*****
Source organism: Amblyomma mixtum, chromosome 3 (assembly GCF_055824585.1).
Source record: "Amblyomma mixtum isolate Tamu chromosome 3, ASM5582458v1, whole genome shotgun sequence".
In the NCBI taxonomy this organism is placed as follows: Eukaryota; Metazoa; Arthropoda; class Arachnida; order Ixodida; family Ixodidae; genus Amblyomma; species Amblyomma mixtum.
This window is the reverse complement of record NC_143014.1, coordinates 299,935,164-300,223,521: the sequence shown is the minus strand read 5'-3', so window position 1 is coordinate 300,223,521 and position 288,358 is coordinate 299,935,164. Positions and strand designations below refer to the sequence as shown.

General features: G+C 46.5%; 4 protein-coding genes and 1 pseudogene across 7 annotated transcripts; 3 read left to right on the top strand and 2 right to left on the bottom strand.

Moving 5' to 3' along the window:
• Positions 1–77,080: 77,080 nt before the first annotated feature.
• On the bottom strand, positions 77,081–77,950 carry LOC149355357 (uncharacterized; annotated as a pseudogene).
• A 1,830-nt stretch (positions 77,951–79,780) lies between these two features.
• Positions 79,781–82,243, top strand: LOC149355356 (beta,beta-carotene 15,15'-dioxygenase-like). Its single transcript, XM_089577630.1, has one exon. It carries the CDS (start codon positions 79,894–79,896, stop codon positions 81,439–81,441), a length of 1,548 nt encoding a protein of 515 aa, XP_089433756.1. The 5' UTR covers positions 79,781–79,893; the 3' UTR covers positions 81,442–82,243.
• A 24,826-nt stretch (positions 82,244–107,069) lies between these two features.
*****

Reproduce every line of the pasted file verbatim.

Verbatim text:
Source organism: Amblyomma mixtum, chromosome 3 (assembly GCF_055824585.1).
Source record: "Amblyomma mixtum isolate Tamu chromosome 3, ASM5582458v1, whole genome shotgun sequence".
In the NCBI taxonomy this organism is placed as follows: Eukaryota; Metazoa; Arthropoda; class Arachnida; order Ixodida; family Ixodidae; genus Amblyomma; species Amblyomma mixtum.
This window is the reverse complement of record NC_143014.1, coordinates 299,935,164-300,223,521: the sequence shown is the minus strand read 5'-3', so window position 1 is coordinate 300,223,521 and position 288,358 is coordinate 299,935,164. Positions and strand designations below refer to the sequence as shown.

General features: G+C 46.5%; 4 protein-coding genes and 1 pseudogene across 7 annotated transcripts; 3 read left to right on the top strand and 2 right to left on the bottom strand.

Moving 5' to 3' along the window:
• Positions 1–77,080: 77,080 nt before the first annotated feature.
• On the bottom strand, positions 77,081–77,950 carry LOC149355357 (uncharacterized; annotated as a pseudogene).
• A 1,830-nt stretch (positions 77,951–79,780) lies between these two features.
• Positions 79,781–82,243, top strand: LOC149355356 (beta,beta-carotene 15,15'-dioxygenase-like). Its single transcript, XM_089577630.1, has one exon. It carries the CDS (start codon positions 79,894–79,896, stop codon positions 81,439–81,441), a length of 1,548 nt encoding a protein of 515 aa, XP_089433756.1. The 5' UTR covers positions 79,781–79,893; the 3' UTR covers positions 81,442–82,243.
• A 24,826-nt stretch (positions 82,244–107,069) lies between these two features.